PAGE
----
Shawn Hansen’s new cassette album is out on TIEP may 28th 2018! It’s called Radio Badlands and is a 70 minutes long phonographic + impro piece. TIEP-man asked Mr. Hansen a couple of questions about the process etc. Hope you find the time to read a bit while you’re here.
Maybe you can turn on the radio in the background while reading?: tiep.bandcamp.com/album/radio-badlands
1. What were your musical beginnings and how did you find your way into electronic music?
Besides studying music formally, I think the origins of music making and interest in electronics stems from the turntable, radio, and making mix tapes (or what my family called Misc. tapes, short for miscellaneous). My father was a record salesman in the 1950’s and 60’s before I was born and the main turntable in the house was an altar of sorts; a place of magic, solitude, togetherness, and spiritual pursuit. Even though I was studying traditional acoustic instruments at the same time, I did not initially differentiate between playing music on the piano versus the turntable. It wasn’t until a teacher of mine in college, who introduced me to the EMS synthi AKS, an analog synthesizer from the early 1970’s and Pierre Schaeffer’s tape music, Musique Concrete, that I started to see the application of exploring this line between playing music on an instrument and playing music on a turntable.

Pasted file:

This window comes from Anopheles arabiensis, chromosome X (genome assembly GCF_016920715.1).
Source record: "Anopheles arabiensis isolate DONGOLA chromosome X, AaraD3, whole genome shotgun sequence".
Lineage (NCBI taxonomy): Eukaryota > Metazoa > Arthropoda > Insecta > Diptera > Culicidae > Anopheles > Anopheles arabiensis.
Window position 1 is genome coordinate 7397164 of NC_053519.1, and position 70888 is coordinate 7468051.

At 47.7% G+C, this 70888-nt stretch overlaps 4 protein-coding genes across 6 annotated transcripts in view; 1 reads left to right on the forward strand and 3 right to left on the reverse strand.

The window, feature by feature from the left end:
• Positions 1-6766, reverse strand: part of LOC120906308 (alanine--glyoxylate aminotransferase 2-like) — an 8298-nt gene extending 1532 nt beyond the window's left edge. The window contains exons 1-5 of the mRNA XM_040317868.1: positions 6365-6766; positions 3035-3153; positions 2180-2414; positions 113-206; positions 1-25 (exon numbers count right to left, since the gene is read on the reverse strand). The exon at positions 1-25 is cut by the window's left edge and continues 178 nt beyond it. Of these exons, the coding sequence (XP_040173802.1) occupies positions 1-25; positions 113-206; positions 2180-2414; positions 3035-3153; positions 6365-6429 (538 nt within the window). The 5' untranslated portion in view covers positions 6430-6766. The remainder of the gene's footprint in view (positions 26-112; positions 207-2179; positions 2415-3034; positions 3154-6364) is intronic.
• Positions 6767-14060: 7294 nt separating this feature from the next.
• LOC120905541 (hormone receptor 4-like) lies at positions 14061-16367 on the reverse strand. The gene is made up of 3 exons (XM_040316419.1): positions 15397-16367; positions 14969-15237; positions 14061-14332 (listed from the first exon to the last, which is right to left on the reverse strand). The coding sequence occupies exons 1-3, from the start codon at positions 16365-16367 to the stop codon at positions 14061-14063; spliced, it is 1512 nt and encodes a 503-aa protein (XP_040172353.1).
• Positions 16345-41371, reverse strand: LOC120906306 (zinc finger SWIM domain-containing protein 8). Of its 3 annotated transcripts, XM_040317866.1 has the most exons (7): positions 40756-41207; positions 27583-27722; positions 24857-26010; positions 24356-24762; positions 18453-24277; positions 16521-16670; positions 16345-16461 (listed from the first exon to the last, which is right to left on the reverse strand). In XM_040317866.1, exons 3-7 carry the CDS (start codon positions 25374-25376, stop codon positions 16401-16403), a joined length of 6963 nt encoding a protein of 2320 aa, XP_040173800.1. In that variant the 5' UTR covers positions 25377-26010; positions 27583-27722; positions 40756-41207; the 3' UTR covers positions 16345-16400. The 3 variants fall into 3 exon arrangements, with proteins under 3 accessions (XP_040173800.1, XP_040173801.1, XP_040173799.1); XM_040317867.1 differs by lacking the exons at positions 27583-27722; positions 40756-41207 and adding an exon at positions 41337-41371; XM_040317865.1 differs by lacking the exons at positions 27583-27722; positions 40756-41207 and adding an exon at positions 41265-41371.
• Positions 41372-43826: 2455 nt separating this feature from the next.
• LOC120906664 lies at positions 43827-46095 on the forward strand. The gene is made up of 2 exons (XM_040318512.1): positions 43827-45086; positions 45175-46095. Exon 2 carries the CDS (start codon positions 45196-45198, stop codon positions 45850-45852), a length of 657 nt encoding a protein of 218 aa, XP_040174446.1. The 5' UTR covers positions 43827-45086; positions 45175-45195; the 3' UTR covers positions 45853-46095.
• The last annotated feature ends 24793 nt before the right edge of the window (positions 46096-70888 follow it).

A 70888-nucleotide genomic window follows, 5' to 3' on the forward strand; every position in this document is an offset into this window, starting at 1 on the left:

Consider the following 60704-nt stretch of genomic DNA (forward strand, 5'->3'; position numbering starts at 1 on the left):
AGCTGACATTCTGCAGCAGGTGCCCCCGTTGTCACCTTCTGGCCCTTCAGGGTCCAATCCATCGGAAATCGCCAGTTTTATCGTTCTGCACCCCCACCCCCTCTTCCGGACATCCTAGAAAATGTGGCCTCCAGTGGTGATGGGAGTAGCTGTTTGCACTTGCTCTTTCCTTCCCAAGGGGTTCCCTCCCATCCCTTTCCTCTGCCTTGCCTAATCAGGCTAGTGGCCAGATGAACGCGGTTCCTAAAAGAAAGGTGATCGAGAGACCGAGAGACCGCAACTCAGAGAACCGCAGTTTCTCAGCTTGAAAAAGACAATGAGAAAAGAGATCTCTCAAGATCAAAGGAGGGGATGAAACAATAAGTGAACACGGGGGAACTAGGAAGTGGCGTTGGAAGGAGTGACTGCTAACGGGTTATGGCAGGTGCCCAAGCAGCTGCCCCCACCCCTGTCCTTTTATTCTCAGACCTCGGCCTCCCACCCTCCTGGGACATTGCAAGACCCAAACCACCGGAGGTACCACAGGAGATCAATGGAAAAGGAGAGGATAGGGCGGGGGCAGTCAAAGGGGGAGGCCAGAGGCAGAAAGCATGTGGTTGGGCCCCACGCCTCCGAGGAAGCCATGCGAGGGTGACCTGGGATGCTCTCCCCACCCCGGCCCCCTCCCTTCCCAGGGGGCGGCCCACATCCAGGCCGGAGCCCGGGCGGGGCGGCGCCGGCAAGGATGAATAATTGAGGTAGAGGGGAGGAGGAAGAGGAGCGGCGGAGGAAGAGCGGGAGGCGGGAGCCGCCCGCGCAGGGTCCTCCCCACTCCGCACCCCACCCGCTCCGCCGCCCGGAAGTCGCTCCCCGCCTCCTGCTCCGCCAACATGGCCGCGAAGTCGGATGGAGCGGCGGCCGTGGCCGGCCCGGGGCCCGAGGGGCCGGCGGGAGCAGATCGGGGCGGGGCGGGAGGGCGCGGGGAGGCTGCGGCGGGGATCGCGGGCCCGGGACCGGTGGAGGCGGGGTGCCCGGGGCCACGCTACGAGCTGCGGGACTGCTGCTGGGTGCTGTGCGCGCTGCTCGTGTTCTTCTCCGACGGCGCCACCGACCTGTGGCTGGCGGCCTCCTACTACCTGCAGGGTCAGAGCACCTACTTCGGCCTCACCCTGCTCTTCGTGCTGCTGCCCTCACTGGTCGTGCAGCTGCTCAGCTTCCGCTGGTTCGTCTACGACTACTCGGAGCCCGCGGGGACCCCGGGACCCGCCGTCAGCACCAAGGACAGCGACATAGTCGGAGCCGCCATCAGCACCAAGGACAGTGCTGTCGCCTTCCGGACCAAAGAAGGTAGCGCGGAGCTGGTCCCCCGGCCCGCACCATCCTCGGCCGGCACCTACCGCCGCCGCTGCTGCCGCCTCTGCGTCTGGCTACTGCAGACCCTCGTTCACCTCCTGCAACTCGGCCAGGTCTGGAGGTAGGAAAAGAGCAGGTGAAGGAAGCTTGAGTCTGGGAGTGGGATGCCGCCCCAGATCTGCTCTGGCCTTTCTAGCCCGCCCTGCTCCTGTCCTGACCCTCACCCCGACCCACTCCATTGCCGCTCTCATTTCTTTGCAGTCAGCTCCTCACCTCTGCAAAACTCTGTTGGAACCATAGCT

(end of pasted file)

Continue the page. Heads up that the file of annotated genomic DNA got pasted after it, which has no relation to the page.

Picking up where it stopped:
2. You were using phonography in the making of your album. How and why does it work? And how did you first come in contact with these kinds of tools?
Phonography, or field recording or sound hunting has been in the mix for me sonically back to when I originally was making tapes. I was making Misc. tapes direct from recordings, but I would also make recordings onto cassette of the radio, citizen-band radio, and found sounds around the house with a shoebox recorder. I started to use walkie-talkies to make recordings from a distance of close-up sounds and creating radio feedback. I used a Sharp top-loading cassette recorder until I was living in New York, and the deck wore out. Just prior to that Mini-Discs came out and that opened up the possibilities of portable recording and very high-fidelity recordings for relatively little money. I would invite people over to eat and hang out at home and I’d have people take turns wearing the headphones while the Mini-Disc recorded our hang. That recorder wore out as well and I went for a number of years without doing field recordings but in the last few years I rediscovered the joy and awe of hunting sounds with a recorder. I recommend it to everyone.
Phonographer in action
3. Can you tell us some more about the non-tech sides of your album – your trip to the Dakotas?
I had been thinking about field recordings and I was also investigating natural radio, so when a trip started to formulate around putting my grandparents’ ashes to rest in a cemetery in North Dakota, I decided it was time to try to create an album documenting a different type of performance; one abandoning the conventional public stage and a recording process that happened outside of the home or professional recording studio. My parents and brother and I had visited South Dakota when we were kids, so my brother and I tried to recreate some of the same events that had occurred thirty years before as we drove up to North Dakota, staying in the same cabin and seeing the same tourist attractions.